7. Stretch leftover brown rice into another meal by making healthy fried rice. Saute garlic, onion and carrots in canola oil then add cold, cooked brown rice. Season with soy sauce and toasted sesame oil. Turn it into a complete meal with beaten egg or crumbled tofu and more veggies, like chopped bok choy, broccoli or peppers. This works with quinoa too!
8. When summer (or the CSA) brings a bounty of fresh fruit, sometimes I’ll make chutney to preserve it, but I always end up with more than I know what to do with. If you run into the same problem, try mixing it with olive oil and vinegar to make a slightly sweet salad dressing, spreading it on a turkey or chicken sandwich or serve it over baked brie – just don’t forget to invite me over. P.S. this also works for leftover cranberry sauce at Thanksgiving.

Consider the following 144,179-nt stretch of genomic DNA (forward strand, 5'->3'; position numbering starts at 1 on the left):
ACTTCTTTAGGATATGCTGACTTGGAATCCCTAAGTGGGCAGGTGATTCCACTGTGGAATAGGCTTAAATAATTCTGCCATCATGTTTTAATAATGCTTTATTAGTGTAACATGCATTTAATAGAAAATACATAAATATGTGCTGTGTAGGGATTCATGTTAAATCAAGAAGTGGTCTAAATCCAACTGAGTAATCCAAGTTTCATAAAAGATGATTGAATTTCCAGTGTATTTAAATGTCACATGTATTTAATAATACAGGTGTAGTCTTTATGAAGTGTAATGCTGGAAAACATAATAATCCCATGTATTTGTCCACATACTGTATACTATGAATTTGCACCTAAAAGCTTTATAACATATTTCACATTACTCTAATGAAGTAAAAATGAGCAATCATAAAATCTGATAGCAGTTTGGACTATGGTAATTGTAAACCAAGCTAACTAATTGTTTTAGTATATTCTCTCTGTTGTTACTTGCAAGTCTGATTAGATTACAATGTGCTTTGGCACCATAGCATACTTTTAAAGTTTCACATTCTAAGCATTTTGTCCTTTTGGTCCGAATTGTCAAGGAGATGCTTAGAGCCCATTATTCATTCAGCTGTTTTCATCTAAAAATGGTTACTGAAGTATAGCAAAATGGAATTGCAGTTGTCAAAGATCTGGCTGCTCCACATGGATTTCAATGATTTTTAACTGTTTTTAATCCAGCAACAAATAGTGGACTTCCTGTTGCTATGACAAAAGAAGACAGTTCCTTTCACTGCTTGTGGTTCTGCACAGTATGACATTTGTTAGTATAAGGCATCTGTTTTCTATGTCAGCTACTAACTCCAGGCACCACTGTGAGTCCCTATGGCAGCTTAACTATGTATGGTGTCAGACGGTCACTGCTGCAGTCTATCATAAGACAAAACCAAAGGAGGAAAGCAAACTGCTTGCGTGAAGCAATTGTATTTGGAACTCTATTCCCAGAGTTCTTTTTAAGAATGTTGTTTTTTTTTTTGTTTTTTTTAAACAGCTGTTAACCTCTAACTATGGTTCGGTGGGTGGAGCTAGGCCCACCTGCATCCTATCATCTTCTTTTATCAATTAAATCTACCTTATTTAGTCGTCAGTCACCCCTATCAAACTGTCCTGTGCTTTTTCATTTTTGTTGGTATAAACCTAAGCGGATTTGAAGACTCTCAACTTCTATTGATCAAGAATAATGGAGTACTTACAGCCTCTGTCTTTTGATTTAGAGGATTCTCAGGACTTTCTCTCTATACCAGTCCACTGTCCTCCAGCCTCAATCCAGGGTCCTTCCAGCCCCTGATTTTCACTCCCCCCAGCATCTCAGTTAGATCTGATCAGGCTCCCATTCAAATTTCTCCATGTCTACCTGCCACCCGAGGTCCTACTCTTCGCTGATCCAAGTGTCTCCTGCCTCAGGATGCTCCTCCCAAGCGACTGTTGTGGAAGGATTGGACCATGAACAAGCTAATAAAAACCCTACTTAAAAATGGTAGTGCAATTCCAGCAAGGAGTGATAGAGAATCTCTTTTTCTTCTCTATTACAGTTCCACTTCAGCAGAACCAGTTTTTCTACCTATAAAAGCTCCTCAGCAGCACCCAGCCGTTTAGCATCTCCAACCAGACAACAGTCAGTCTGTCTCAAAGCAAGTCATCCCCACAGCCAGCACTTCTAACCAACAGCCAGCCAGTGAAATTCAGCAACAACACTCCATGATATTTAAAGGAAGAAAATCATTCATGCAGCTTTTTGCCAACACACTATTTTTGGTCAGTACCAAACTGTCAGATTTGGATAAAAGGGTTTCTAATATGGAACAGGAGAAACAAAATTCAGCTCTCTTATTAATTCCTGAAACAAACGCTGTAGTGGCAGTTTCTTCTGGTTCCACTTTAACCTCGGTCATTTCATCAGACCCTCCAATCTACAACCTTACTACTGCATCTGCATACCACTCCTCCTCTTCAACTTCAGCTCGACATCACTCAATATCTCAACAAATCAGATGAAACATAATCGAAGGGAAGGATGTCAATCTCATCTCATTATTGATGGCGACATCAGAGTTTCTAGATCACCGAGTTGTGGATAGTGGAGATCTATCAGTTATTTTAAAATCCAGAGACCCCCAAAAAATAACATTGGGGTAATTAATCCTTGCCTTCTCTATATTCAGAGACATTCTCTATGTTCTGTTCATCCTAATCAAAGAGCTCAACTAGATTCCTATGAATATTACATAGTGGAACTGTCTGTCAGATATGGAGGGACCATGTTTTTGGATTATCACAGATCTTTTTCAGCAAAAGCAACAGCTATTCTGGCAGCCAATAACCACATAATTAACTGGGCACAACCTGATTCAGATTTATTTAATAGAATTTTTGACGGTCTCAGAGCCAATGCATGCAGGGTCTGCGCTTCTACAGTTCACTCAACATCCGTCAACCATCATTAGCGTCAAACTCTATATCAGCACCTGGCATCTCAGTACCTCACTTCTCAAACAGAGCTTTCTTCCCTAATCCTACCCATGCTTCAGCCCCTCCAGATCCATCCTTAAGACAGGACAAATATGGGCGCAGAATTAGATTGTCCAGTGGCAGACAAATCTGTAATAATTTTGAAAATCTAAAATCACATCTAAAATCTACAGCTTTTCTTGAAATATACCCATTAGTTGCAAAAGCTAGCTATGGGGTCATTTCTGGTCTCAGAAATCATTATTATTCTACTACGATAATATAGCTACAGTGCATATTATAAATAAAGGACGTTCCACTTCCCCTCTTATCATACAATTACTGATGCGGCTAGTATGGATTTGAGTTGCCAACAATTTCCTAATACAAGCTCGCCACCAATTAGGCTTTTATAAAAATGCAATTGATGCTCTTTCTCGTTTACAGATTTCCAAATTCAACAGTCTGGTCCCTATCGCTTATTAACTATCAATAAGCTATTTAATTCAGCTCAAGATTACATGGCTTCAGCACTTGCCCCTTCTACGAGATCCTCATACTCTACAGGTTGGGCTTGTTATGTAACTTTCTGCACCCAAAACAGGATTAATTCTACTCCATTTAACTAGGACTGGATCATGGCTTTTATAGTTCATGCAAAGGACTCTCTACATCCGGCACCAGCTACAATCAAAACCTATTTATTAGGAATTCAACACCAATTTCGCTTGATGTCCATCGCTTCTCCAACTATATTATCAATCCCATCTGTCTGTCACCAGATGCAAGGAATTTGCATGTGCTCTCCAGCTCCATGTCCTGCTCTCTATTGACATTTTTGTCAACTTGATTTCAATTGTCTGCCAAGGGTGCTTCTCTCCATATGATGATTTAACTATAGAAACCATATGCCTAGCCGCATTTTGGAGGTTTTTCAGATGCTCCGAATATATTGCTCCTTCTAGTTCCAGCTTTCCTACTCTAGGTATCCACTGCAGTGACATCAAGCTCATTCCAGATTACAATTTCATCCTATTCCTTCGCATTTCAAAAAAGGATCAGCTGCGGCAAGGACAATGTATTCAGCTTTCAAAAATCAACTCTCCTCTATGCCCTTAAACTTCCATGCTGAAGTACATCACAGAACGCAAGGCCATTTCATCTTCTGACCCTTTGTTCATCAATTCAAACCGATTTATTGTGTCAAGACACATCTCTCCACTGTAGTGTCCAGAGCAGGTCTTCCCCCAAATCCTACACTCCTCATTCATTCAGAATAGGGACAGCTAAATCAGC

8. Serve leftover meat sauce or chili stuffed into a baked potato.
9. Use leftover diced chicken to stuff a spaghetti squash. Simply bake or microwave the squash until tender and cut it in half. Remove the seeds then flake the squash strands with a fork. Toss with diced chicken, a can of tomatoes, olives, Italian seasoning and a little feta cheese.
10. Why buttermilk is only sold half gallon containers when I just need 1/4 cup? It’s beyond me. Luckily, I found freezing buttermilk works remarkably well. Just whisk it after defrosting to recombine and it works as good as fresh! I do this with coconut milk too, although after learning how to make coconut milk whipped cream, we never have any leftover.
11. Recipe calls for egg whites or egg yolks? Don’t throw away the other half – freeze them!
12. Zest a lemon before juicing it and freeze the zest for later or oven-dry it.
13. Is your fruit getting a little overripe? This always happens to me with peaches, which seem to go from rock solid to mush in a matter of hours. Cut off any icky parts, dice them and throw it in the freezer for smoothies or to bake into a healthy fruit cobbler.
14. Combine leftover chili with cooked, diced potatoes and wrap in a whole grain tortilla with salsa and avocado to make a filling burrito.